Harvard Review moves to JSTOR

Students at Harvard and around the world searching for hard-to-find works by such literary luminaries as Arthur Miller, Joyce Carol Oates, and John H. Updike ’54 will not have to look farther than their computer screens anymore.

The Harvard Review, a literary journal published at Harvard under various names since 1986, announced Thursday that all of its back issues except those published within the past three years are now available on JSTOR, a digital archive of scholarly journals.

The Review, which is based in Houghton Library at Harvard, currently prints 2,000 to 2,500 copies of each semiannual issue, which is “fairly small for a literary journal,” according to Editor Christina A. Thompson. These copies are sold to bookstores, university libraries, and subscribers.

“The reality is, we can’t get it to everyone who might want to read it,” Thompson said. “Online access is a game-changer.”

Many prominent fiction and poetry writers enter the publishing world by submitting works to literary journals such as the Harvard Review. Today, scholars studying those authors who wish to read these rare early pieces frequently end up hunting for a copy of a certain issue of the Review.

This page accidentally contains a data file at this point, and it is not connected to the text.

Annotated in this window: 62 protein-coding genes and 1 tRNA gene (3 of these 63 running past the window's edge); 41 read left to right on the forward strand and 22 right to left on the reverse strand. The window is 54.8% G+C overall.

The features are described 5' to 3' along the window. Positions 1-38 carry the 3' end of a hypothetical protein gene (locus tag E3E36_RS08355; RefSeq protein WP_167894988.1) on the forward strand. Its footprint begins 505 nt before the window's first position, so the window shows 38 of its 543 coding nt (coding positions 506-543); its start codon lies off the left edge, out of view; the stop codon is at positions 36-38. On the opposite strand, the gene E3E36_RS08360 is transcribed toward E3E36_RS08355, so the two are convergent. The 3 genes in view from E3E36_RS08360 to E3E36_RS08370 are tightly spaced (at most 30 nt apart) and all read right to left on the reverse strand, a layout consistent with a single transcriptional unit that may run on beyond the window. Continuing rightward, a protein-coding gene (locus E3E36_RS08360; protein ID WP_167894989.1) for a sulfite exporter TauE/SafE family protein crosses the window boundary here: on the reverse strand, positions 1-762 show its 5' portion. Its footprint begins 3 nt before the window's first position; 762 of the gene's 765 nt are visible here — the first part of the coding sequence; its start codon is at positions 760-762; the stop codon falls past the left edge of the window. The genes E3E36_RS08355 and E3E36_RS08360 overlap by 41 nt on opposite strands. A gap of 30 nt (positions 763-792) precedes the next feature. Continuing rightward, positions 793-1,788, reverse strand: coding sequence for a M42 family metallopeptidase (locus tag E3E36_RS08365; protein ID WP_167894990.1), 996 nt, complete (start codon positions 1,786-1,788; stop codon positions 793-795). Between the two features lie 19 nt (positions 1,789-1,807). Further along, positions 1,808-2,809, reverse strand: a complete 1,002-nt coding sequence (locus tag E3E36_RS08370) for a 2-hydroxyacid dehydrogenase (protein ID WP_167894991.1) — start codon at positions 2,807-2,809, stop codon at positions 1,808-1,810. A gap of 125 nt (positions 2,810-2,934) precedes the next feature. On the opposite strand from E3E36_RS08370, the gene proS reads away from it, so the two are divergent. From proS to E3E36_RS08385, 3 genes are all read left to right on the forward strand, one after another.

Thompson said she is “always fielding inquiries” from researchers looking for a piece that a certain author published in the Review before hitting it big on the literary circuit. “Until now, I would either send them old copies or scan them. Now I can just say, go to JSTOR.”

In addition to aiding researchers, the Review should benefit from placement in this prominent online compendium, said Laura Farwell Blake, interim head of research services in Lamont Library. “This puts the Harvard Review in the company of the journals in JSTOR, and that’s a good place to be. It brings a local resource very much into the global world.”

Thompson called JSTOR, which according to its Web site is utilized by over 5,700 institutions worldwide, “the gold standard” of online research tools, and Farwell Blake agreed that it is “one of the most widely used resources there is.”

Thompson said that the Review was concerned about the financial implications of the decision to join JSTOR, noting that the funds that the Review receives from sublicensing its content to JSTOR are less than traditional revenue from print susbscriptions.

Nevertheless, she said she was “keen” to bring the Review to JSTOR.

“We’re not in this to make money; we’re in this to promote literature,” she said. “The best way to promote it is to make sure people can read it, and the best way to make sure people can read it is to make it available online.”